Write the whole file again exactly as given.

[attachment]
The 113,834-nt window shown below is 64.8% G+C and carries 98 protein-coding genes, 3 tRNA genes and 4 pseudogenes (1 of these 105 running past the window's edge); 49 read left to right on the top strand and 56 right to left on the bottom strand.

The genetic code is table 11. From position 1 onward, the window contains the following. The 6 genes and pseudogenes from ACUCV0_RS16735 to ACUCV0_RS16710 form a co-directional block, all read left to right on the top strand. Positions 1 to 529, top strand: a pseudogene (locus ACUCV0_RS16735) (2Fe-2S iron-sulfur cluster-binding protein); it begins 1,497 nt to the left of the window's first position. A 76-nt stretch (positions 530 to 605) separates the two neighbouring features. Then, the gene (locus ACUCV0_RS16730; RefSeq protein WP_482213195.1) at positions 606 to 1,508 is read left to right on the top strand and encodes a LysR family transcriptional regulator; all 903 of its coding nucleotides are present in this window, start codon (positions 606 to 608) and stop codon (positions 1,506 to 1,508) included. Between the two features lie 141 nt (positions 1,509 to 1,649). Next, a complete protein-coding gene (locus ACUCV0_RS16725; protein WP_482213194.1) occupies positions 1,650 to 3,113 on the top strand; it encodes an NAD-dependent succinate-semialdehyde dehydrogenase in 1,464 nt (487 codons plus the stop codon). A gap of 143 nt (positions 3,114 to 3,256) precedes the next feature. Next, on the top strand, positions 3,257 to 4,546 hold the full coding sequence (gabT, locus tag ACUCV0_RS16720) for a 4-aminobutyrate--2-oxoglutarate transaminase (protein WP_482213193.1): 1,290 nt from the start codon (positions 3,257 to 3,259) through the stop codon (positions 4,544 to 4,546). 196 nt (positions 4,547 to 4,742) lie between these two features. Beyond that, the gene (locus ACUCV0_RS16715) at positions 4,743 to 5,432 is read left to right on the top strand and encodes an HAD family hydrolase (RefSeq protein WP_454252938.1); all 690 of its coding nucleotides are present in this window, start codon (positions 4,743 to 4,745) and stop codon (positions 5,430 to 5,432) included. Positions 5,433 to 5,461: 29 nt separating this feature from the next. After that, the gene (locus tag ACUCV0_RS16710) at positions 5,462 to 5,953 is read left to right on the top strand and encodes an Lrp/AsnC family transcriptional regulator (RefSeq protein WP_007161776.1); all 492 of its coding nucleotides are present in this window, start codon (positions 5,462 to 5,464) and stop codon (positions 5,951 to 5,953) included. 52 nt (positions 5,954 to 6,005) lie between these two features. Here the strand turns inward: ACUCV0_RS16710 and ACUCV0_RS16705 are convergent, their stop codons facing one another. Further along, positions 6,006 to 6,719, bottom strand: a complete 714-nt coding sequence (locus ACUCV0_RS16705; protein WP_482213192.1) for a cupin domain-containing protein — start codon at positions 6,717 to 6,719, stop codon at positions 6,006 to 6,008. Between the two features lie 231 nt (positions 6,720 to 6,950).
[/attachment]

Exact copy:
The 113,834-nt window shown below is 64.8% G+C and carries 98 protein-coding genes, 3 tRNA genes and 4 pseudogenes (1 of these 105 running past the window's edge); 49 read left to right on the top strand and 56 right to left on the bottom strand.

The genetic code is table 11. From position 1 onward, the window contains the following. The 6 genes and pseudogenes from ACUCV0_RS16735 to ACUCV0_RS16710 form a co-directional block, all read left to right on the top strand. Positions 1 to 529, top strand: a pseudogene (locus ACUCV0_RS16735) (2Fe-2S iron-sulfur cluster-binding protein); it begins 1,497 nt to the left of the window's first position. A 76-nt stretch (positions 530 to 605) separates the two neighbouring features. Then, the gene (locus ACUCV0_RS16730; RefSeq protein WP_482213195.1) at positions 606 to 1,508 is read left to right on the top strand and encodes a LysR family transcriptional regulator; all 903 of its coding nucleotides are present in this window, start codon (positions 606 to 608) and stop codon (positions 1,506 to 1,508) included. Between the two features lie 141 nt (positions 1,509 to 1,649). Next, a complete protein-coding gene (locus ACUCV0_RS16725; protein WP_482213194.1) occupies positions 1,650 to 3,113 on the top strand; it encodes an NAD-dependent succinate-semialdehyde dehydrogenase in 1,464 nt (487 codons plus the stop codon). A gap of 143 nt (positions 3,114 to 3,256) precedes the next feature. Next, on the top strand, positions 3,257 to 4,546 hold the full coding sequence (gabT, locus tag ACUCV0_RS16720) for a 4-aminobutyrate--2-oxoglutarate transaminase (protein WP_482213193.1): 1,290 nt from the start codon (positions 3,257 to 3,259) through the stop codon (positions 4,544 to 4,546). 196 nt (positions 4,547 to 4,742) lie between these two features. Beyond that, the gene (locus ACUCV0_RS16715) at positions 4,743 to 5,432 is read left to right on the top strand and encodes an HAD family hydrolase (RefSeq protein WP_454252938.1); all 690 of its coding nucleotides are present in this window, start codon (positions 4,743 to 4,745) and stop codon (positions 5,430 to 5,432) included. Positions 5,433 to 5,461: 29 nt separating this feature from the next. After that, the gene (locus tag ACUCV0_RS16710) at positions 5,462 to 5,953 is read left to right on the top strand and encodes an Lrp/AsnC family transcriptional regulator (RefSeq protein WP_007161776.1); all 492 of its coding nucleotides are present in this window, start codon (positions 5,462 to 5,464) and stop codon (positions 5,951 to 5,953) included. 52 nt (positions 5,954 to 6,005) lie between these two features. Here the strand turns inward: ACUCV0_RS16710 and ACUCV0_RS16705 are convergent, their stop codons facing one another. Further along, positions 6,006 to 6,719, bottom strand: a complete 714-nt coding sequence (locus ACUCV0_RS16705; protein WP_482213192.1) for a cupin domain-containing protein — start codon at positions 6,717 to 6,719, stop codon at positions 6,006 to 6,008. Between the two features lie 231 nt (positions 6,720 to 6,950).